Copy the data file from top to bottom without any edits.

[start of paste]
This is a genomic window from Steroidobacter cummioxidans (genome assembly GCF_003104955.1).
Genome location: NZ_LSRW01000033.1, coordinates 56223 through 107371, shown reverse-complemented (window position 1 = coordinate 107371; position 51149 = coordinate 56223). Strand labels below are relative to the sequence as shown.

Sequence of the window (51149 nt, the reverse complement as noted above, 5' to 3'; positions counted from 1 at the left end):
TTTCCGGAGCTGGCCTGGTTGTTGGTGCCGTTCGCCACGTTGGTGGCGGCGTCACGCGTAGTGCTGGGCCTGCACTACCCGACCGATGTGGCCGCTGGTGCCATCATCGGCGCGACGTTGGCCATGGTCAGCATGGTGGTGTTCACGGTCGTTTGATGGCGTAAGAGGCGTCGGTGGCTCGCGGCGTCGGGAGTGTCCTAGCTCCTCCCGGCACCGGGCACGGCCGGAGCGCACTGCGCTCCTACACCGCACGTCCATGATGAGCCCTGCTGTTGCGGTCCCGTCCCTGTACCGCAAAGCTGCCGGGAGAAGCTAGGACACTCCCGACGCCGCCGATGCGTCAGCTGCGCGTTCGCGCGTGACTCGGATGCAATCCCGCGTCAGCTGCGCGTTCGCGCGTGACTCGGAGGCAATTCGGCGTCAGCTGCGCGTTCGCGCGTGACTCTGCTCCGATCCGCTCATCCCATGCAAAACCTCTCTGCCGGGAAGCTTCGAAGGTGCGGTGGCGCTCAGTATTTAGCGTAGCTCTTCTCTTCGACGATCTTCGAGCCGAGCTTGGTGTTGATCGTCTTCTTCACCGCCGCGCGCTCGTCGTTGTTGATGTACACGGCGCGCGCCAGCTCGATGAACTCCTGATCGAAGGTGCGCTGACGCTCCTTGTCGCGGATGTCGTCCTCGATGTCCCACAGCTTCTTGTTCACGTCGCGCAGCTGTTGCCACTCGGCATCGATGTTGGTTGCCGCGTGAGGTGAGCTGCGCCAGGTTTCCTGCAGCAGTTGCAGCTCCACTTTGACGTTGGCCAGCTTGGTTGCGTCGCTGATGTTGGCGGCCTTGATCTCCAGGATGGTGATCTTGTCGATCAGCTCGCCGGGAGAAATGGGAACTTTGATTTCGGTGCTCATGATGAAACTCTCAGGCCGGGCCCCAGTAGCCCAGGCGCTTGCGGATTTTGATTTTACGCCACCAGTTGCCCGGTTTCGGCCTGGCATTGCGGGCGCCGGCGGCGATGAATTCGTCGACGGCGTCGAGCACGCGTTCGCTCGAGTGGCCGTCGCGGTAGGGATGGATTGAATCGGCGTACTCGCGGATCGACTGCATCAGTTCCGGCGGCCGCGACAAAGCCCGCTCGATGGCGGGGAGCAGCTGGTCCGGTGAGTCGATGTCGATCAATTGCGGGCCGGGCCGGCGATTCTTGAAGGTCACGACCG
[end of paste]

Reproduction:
This is a genomic window from Steroidobacter cummioxidans (genome assembly GCF_003104955.1).
Genome location: NZ_LSRW01000033.1, coordinates 56223 through 107371, shown reverse-complemented (window position 1 = coordinate 107371; position 51149 = coordinate 56223). Strand labels below are relative to the sequence as shown.

Sequence of the window (51149 nt, the reverse complement as noted above, 5' to 3'; positions counted from 1 at the left end):
TTTCCGGAGCTGGCCTGGTTGTTGGTGCCGTTCGCCACGTTGGTGGCGGCGTCACGCGTAGTGCTGGGCCTGCACTACCCGACCGATGTGGCCGCTGGTGCCATCATCGGCGCGACGTTGGCCATGGTCAGCATGGTGGTGTTCACGGTCGTTTGATGGCGTAAGAGGCGTCGGTGGCTCGCGGCGTCGGGAGTGTCCTAGCTCCTCCCGGCACCGGGCACGGCCGGAGCGCACTGCGCTCCTACACCGCACGTCCATGATGAGCCCTGCTGTTGCGGTCCCGTCCCTGTACCGCAAAGCTGCCGGGAGAAGCTAGGACACTCCCGACGCCGCCGATGCGTCAGCTGCGCGTTCGCGCGTGACTCGGATGCAATCCCGCGTCAGCTGCGCGTTCGCGCGTGACTCGGAGGCAATTCGGCGTCAGCTGCGCGTTCGCGCGTGACTCTGCTCCGATCCGCTCATCCCATGCAAAACCTCTCTGCCGGGAAGCTTCGAAGGTGCGGTGGCGCTCAGTATTTAGCGTAGCTCTTCTCTTCGACGATCTTCGAGCCGAGCTTGGTGTTGATCGTCTTCTTCACCGCCGCGCGCTCGTCGTTGTTGATGTACACGGCGCGCGCCAGCTCGATGAACTCCTGATCGAAGGTGCGCTGACGCTCCTTGTCGCGGATGTCGTCCTCGATGTCCCACAGCTTCTTGTTCACGTCGCGCAGCTGTTGCCACTCGGCATCGATGTTGGTTGCCGCGTGAGGTGAGCTGCGCCAGGTTTCCTGCAGCAGTTGCAGCTCCACTTTGACGTTGGCCAGCTTGGTTGCGTCGCTGATGTTGGCGGCCTTGATCTCCAGGATGGTGATCTTGTCGATCAGCTCGCCGGGAGAAATGGGAACTTTGATTTCGGTGCTCATGATGAAACTCTCAGGCCGGGCCCCAGTAGCCCAGGCGCTTGCGGATTTTGATTTTACGCCACCAGTTGCCCGGTTTCGGCCTGGCATTGCGGGCGCCGGCGGCGATGAATTCGTCGACGGCGTCGAGCACGCGTTCGCTCGAGTGGCCGTCGCGGTAGGGATGGATTGAATCGGCGTACTCGCGGATCGACTGCATCAGTTCCGGCGGCCGCGACAAAGCCCGCTCGATGGCGGGGAGCAGCTGGTCCGGTGAGTCGATGTCGATCAATTGCGGGCCGGGCCGGCGATTCTTGAAGGTCACGACCG